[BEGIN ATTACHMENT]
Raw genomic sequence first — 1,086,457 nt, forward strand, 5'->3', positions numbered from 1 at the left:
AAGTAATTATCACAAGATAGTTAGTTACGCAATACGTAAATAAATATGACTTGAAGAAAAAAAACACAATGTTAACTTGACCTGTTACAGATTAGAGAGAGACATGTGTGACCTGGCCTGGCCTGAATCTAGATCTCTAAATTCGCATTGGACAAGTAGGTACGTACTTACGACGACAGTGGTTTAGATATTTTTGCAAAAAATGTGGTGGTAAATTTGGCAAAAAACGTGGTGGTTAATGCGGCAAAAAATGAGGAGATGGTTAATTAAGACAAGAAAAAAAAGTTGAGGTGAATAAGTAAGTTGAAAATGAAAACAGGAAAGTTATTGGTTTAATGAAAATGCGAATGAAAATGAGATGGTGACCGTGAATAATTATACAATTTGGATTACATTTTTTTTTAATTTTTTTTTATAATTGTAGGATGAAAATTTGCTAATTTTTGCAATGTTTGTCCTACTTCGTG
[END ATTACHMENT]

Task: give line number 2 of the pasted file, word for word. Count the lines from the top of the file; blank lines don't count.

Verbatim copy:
AAGTAATTATCACAAGATAGTTAGTTACGCAATACGTAAATAAATATGACTTGAAGAAAAAAAACACAATGTTAACTTGACCTGTTACAGATTAGAGAGAGACATGTGTGACCTGGCCTGGCCTGAATCTAGATCTCTAAATTCGCATTGGACAAGTAGGTACGTACTTACGACGACAGTGGTTTAGATATTTTTGCAAAAAATGTGGTGGTAAATTTGGCAAAAAACGTGGTGGTTAATGCGGCAAAAAATGAGGAGATGGTTAATTAAGACAAGAAAAAAAAGTTGAGGTGAATAAGTAAGTTGAAAATGAAAACAGGAAAGTTATTGGTTTAATGAAAATGCGAATGAAAATGAGATGGTGACCGTGAATAATTATACAATTTGGATTACATTTTTTTTTAATTTTTTTTTATAATTGTAGGATGAAAATTTGCTAATTTTTGCAATGTTTGTCCTACTTCGTG